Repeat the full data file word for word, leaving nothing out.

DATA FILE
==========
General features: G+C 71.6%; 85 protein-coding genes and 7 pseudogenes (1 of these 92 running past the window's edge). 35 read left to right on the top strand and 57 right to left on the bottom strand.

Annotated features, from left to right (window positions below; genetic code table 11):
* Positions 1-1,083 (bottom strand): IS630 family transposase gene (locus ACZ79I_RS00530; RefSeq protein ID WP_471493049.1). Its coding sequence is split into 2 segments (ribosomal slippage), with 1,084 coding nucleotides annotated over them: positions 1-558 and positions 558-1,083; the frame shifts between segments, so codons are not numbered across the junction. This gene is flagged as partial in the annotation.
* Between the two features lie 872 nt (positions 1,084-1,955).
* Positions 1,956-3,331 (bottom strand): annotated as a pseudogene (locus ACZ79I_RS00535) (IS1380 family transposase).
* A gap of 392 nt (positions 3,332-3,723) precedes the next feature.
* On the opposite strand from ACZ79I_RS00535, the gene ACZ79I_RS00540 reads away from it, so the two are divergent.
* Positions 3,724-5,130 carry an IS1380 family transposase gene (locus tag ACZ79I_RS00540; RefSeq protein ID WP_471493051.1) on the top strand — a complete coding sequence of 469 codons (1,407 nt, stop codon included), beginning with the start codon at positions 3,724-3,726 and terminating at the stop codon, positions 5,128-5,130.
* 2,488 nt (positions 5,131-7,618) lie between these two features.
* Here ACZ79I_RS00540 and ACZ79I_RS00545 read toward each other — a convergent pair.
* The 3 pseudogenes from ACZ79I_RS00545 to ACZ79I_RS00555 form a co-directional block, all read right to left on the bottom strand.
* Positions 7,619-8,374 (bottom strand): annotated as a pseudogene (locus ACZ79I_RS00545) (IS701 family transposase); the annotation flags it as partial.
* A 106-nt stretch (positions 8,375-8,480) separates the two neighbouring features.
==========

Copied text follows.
General features: G+C 71.6%; 85 protein-coding genes and 7 pseudogenes (1 of these 92 running past the window's edge). 35 read left to right on the top strand and 57 right to left on the bottom strand.

Annotated features, from left to right (window positions below; genetic code table 11):
* Positions 1-1,083 (bottom strand): IS630 family transposase gene (locus ACZ79I_RS00530; RefSeq protein ID WP_471493049.1). Its coding sequence is split into 2 segments (ribosomal slippage), with 1,084 coding nucleotides annotated over them: positions 1-558 and positions 558-1,083; the frame shifts between segments, so codons are not numbered across the junction. This gene is flagged as partial in the annotation.
* Between the two features lie 872 nt (positions 1,084-1,955).
* Positions 1,956-3,331 (bottom strand): annotated as a pseudogene (locus ACZ79I_RS00535) (IS1380 family transposase).
* A gap of 392 nt (positions 3,332-3,723) precedes the next feature.
* On the opposite strand from ACZ79I_RS00535, the gene ACZ79I_RS00540 reads away from it, so the two are divergent.
* Positions 3,724-5,130 carry an IS1380 family transposase gene (locus tag ACZ79I_RS00540; RefSeq protein ID WP_471493051.1) on the top strand — a complete coding sequence of 469 codons (1,407 nt, stop codon included), beginning with the start codon at positions 3,724-3,726 and terminating at the stop codon, positions 5,128-5,130.
* 2,488 nt (positions 5,131-7,618) lie between these two features.
* Here ACZ79I_RS00540 and ACZ79I_RS00545 read toward each other — a convergent pair.
* The 3 pseudogenes from ACZ79I_RS00545 to ACZ79I_RS00555 form a co-directional block, all read right to left on the bottom strand.
* Positions 7,619-8,374 (bottom strand): annotated as a pseudogene (locus ACZ79I_RS00545) (IS701 family transposase); the annotation flags it as partial.
* A 106-nt stretch (positions 8,375-8,480) separates the two neighbouring features.